1.2. Literature review The SoC estimation is one of the major tasks that a BMS must execute. The BMS software includes an algorithm that relies on voltages, current and temperature measurements to obtain the most accurate estimation of the actual SoC. Two commons methods are used to estimate the SoC, with the battery terminal voltage or with the cell terminal voltages. Estimating the SoC using the terminal voltage of the battery pack is easier to implement but does not give an accurate approximation [6]. This approach makes the hypothesis that every cell in series have the same SoC and voltage. Computing the SoC based on the estimations of each set of cells is a more accurate method [7]. In fact, the capacity of a battery is always determined by the weakest cell of the pack and if there is a major difference between the cells, the SoC estimation error is very high and cannot be usable [8]. On the other hand, implementing an algorithm that makes an estimation for every cell in series is very demanding for a microcontroller. For a high-volume product, the BMS becomes very costly and design effort can be made to reduce the cost of the electronics. Using a cheaper microcontroller is a solution but it may reduce the more accurate algorithm performance. In [5], mean absolute error (MAE) and the execution time of different SoC methods for online application were compared. The summarized results indicate that when the computing time is higher the SoC estimation will be more accurate (see Table 1). For SoC estimation, a lot of methods can be found in the literature and can be categorized into four types, the open-loop methods, modelbased methods, adaptive model-based method, and data-driven learning methods as presented in Fig. 1. The open-loop methods include Coulomb counting (CC) [9] and open-circuit voltage mathematical representation like proposed by Tremblay, Shepherd, Unnewehr, and Nernst [10–12]. Model-based methods include Equivalent Circuit Models (ECM) and electrochemical models. The adaptive model-based methods primally includes Kalman Filter (KF), Recursive Least Square (RLS), H-infinity (H∞), Proportional Integral (PI), Sliding Mode Observer (SMO) and Particle Filter (PF). The data-driven method mostly includes artificial neural networks (ANN) [13,14], fuzzy logic (FL) [15] and genetic algorithm. In this paper framework, the proposed approach is focused on the model-based methods category.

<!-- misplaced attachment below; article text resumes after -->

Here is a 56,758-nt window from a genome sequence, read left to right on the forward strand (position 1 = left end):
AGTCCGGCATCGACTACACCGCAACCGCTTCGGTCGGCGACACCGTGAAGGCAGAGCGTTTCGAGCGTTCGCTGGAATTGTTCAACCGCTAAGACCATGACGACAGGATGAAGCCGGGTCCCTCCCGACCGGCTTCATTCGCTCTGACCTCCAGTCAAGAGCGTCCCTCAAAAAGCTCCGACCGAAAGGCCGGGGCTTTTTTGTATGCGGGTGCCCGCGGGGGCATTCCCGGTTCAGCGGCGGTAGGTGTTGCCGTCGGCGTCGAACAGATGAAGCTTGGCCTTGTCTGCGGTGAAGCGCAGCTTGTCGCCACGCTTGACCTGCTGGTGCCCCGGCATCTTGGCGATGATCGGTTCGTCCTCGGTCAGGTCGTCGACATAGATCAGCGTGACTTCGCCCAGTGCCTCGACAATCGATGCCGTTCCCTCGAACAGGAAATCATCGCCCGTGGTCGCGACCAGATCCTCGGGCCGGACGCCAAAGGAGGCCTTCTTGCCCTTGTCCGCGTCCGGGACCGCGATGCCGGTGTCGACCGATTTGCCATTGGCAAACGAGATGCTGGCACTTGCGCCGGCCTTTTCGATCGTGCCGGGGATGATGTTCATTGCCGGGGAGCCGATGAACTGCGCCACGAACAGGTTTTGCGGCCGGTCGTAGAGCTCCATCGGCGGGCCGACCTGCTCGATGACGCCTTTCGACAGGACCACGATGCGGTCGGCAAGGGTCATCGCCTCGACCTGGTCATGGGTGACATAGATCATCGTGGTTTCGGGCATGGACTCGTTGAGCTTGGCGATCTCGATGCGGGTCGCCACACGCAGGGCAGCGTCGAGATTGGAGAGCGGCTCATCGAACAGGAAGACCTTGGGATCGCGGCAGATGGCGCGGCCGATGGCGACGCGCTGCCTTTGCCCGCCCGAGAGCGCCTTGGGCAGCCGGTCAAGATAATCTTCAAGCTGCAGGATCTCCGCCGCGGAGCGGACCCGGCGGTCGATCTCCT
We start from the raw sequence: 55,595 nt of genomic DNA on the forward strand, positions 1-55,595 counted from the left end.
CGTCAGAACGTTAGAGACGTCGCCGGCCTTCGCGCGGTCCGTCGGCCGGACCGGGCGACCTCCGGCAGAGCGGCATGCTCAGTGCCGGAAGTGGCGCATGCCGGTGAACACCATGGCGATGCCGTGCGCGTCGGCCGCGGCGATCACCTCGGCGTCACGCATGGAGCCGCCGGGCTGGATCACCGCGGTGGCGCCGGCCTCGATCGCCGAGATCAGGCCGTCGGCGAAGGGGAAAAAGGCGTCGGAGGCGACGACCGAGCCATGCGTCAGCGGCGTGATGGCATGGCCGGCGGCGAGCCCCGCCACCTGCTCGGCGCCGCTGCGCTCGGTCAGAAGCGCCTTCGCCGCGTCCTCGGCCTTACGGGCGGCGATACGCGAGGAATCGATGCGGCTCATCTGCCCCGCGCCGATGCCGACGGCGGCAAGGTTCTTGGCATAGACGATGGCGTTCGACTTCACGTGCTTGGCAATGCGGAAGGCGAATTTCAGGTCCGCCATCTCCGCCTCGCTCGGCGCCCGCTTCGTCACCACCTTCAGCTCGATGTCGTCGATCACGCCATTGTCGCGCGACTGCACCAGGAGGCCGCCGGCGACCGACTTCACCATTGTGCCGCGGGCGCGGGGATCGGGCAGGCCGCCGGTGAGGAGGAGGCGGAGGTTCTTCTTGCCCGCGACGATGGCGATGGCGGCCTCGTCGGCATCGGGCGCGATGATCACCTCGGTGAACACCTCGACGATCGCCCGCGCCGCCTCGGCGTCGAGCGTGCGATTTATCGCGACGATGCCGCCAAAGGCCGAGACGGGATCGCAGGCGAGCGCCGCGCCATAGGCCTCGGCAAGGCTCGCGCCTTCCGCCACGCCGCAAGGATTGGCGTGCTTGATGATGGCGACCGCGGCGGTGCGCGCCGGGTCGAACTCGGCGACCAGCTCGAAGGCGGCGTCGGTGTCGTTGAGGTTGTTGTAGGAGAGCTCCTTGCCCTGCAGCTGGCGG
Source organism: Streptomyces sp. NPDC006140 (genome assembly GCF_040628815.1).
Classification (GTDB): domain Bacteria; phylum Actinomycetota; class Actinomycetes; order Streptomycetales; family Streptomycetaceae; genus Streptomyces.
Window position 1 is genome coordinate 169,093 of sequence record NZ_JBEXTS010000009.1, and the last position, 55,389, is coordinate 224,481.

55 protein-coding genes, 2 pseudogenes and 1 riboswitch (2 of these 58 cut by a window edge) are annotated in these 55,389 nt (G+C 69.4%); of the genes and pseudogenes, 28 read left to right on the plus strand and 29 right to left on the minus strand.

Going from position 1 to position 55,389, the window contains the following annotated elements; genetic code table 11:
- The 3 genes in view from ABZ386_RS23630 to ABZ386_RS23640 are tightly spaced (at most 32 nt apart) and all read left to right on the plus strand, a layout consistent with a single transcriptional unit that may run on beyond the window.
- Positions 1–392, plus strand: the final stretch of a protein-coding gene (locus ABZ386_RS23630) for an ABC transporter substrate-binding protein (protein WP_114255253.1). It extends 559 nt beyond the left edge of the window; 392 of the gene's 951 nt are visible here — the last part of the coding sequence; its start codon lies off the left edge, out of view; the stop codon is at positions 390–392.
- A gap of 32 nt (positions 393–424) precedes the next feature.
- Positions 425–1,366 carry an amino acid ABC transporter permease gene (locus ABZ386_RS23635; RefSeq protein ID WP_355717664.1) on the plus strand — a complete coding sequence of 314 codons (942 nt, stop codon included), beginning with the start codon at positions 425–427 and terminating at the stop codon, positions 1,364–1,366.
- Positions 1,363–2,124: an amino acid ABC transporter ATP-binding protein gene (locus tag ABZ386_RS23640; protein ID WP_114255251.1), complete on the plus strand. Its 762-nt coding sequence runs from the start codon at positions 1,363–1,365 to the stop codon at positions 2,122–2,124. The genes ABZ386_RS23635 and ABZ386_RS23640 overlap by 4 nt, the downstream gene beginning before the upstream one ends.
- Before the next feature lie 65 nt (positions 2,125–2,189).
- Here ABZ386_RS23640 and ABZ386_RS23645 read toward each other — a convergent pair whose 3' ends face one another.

Table 1 Performance of different SOC methods. Algorithms

Error

Error Calculation Methods

Execution Time (µs)

References

EKF UKF PF H∞ H∞ H∞ EKF AEKF ANN ANN RLS SMO SMO EKF UKF EKF DEKF ANFIS

1.21% 1.05% 0.2% 0.65% 1.89% 3% 3.19% 1.06% 3.8% 3% 2.8% 3% 2.3% 1.33% 0.8% 0.2% 0.5% 5.5%

MAE MAE MAE MAE MAE MAE MAE MAE MAE MAE Max Max RMS RMS RMS RMS RMS RMS

23* 94* 1454* 35* Not Mentioned Not Mentioned Not Mentioned Not Mentioned Not Mentioned Not Mentioned Not Mentioned Not Mentioned Not Mentioned Not Mentioned Not Mentioned Not Mentioned Not Mentioned Not Mentioned

[5] [5] [5] [5] [22] [22] [27] [27] [13] [14] [23] [21] [26] [31] [20] [30] [30] [15]



2

Result from the execution on a Xilinx Zynq XC7Z020 866mhz FPGA.

Journal of Energy Storage 27 (2020) 101144

P. Messier, et al.

Open-Circuit Voltage Open-Loop Coulomb Counting

Equivalent Circuit Model-Based Electrochemical

SoC Algorithm

Adaptive ModelBased

Kalman Filter

PI

Recursive Least Square

SMO

H∞

Particle Filter

DOB

Neural Network Learning Algorithm

Genetic Algorithm Fuzzy logic

Fig. 1. Classification of SOC estimation methodologies.

not very suitable for vehicular application with a high current load for all the drawbacks listed above. The Coulomb counting method consists of the integration of the current [9]. As current integration is linear with battery capacity, it is the simplest and most direct method to estimate the SoC. The mathematical expression of the CC is defined by (1), tc

SoC (t ) = SoC (0) t0

Ibatt (t ) dt Cbatt